Swamps can be seen in various perspectives and can convey different atmospheres associated with the respective swamp. The two passages on the Okefenokee Swamp both convey two different atmospheres and tones for the swamp, almost as if it was two different swamps. The author use of diction, detail and figurative language conveys how the swamp in the first passage is more inviting and safe versus the swamp in the second passage which is displayed in a more malicious tone.
The author’s use of diction in the first passage and the second passage regarding the swamp is extremely different from one another. Throughout the first passage the author uses diction such as “primitive”, “festooned” and “exotic” to describe the swamp. The author’s formal tone and word choice helps convey that the swamp is a peaceful and safe environment that is appealing to others as well as to the author. The diction helps support as if the author is trying to persuade others to come to this swamp and enjoy its beauty Unlike the first passage, in the second passage the author uses diction such as “unfathomable”, “unconquerable” and “misery of life” to convey the atmosphere of this swamp. The author sees the swamp in the second passage in a more malicious and dark light that almost seems to be repelling the reader. The tone the author holds is almost as if he is trying to repel the reader from coming and visiting the swamp. It is negative and does not display any of the attributes that are associated with the swamp; instead it is very critical and focuses on all the peculiarities of the swamp. The word choice that is used in both the passages varies from one another and conveys different atmospheres for the swamp.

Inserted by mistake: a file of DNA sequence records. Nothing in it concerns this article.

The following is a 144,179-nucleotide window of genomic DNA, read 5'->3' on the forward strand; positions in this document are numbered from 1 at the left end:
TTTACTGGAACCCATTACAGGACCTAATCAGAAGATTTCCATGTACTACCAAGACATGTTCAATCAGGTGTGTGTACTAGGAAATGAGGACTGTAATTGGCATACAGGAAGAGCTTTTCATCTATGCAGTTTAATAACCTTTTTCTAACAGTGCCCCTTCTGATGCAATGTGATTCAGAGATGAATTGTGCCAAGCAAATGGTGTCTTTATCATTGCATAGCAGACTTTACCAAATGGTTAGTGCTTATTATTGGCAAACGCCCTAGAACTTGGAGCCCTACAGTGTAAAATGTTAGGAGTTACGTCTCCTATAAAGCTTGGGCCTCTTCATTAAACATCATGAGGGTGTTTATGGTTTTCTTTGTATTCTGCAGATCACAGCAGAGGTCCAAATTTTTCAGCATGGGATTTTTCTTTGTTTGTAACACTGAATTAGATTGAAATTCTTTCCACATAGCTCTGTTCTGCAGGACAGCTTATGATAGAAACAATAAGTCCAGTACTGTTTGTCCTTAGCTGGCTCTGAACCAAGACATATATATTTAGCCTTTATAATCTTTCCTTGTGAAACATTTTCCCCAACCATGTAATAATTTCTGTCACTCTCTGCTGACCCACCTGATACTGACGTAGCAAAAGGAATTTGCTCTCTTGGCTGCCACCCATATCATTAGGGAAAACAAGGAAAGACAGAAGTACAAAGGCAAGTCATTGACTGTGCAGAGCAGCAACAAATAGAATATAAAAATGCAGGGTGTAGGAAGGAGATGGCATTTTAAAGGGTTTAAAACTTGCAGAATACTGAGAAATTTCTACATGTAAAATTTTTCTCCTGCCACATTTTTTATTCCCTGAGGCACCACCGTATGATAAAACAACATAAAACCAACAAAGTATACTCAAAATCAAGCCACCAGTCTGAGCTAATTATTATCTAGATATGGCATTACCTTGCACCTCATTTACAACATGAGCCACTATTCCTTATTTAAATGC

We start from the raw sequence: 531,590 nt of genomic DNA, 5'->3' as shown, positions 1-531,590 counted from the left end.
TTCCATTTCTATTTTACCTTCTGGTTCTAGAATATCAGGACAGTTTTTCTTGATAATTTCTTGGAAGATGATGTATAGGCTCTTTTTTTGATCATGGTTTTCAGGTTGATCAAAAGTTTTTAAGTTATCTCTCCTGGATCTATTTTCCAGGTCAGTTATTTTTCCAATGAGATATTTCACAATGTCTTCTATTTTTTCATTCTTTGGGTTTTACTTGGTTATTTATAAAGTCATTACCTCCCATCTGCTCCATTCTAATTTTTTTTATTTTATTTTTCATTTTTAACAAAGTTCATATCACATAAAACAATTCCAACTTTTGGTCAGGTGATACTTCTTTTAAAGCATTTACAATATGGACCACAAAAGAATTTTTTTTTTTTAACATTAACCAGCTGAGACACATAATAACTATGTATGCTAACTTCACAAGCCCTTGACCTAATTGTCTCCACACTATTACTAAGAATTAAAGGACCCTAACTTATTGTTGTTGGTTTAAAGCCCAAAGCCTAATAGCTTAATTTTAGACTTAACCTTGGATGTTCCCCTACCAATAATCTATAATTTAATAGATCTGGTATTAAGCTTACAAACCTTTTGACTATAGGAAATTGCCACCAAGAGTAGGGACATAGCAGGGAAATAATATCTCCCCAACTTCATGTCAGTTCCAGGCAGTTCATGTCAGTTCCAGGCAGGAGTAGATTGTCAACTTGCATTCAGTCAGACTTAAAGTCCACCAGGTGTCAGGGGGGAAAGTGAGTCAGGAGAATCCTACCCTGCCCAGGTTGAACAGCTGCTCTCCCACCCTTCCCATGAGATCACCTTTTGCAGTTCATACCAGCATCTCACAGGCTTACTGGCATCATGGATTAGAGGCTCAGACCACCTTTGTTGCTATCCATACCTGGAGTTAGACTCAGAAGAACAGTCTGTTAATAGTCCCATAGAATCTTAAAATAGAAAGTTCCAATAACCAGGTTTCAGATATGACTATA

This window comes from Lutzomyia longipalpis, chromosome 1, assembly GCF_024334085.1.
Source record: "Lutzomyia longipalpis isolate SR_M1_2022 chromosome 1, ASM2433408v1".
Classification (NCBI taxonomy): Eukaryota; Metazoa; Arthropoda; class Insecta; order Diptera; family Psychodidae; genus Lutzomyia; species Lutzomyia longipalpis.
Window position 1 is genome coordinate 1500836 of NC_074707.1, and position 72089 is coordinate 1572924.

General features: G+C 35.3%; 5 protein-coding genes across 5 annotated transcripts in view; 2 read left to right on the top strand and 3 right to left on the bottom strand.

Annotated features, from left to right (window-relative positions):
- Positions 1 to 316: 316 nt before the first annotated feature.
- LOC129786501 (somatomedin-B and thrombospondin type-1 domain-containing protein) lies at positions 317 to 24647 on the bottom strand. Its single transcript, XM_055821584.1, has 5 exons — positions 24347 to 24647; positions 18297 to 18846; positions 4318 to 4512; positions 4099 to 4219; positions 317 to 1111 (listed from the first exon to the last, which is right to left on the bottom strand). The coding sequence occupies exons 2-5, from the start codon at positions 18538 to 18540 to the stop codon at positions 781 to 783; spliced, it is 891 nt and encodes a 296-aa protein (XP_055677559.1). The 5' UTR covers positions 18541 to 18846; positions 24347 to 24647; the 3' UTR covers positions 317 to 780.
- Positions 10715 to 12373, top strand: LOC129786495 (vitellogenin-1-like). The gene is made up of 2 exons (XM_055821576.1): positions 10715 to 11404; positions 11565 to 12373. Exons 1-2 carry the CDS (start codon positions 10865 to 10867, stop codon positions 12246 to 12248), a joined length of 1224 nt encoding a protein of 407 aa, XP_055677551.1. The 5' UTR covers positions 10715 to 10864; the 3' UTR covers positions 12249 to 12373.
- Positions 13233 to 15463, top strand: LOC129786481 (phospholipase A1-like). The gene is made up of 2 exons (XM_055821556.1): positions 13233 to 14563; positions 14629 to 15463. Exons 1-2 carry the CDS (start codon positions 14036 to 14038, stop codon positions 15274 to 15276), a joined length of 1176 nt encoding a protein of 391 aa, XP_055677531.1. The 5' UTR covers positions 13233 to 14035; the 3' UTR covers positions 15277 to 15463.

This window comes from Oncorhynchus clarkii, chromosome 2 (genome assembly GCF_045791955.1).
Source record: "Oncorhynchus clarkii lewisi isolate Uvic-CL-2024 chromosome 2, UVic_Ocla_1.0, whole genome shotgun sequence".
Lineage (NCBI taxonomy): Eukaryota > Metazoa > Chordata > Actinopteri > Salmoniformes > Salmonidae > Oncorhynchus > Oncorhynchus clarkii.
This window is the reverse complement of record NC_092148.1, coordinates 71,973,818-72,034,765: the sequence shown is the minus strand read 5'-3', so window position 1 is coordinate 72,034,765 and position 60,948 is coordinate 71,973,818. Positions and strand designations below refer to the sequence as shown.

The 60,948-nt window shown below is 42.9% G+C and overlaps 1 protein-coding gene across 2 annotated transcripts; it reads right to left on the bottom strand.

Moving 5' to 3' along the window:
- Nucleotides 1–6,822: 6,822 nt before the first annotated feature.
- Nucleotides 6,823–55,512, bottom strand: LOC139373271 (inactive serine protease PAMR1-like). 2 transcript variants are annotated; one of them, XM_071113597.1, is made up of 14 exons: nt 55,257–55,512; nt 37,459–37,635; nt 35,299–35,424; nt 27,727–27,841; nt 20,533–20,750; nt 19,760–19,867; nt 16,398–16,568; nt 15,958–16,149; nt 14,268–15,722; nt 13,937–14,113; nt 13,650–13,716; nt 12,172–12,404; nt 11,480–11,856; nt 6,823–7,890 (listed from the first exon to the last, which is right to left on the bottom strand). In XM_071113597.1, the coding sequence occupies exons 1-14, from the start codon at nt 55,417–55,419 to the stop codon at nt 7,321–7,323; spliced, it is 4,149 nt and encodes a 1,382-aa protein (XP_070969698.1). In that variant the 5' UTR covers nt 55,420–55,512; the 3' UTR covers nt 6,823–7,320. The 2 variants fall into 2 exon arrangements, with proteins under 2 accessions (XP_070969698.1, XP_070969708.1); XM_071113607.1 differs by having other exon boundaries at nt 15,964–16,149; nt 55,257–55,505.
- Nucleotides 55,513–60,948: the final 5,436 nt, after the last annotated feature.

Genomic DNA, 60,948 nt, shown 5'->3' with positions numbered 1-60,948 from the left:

Detail is a major factor throughout the two passages that helps distinguish the swamps in the passages from one another. In the first passage the author uses detail that have positive context such as, “Saucer-shaped depression of approximately 25 miles wide...
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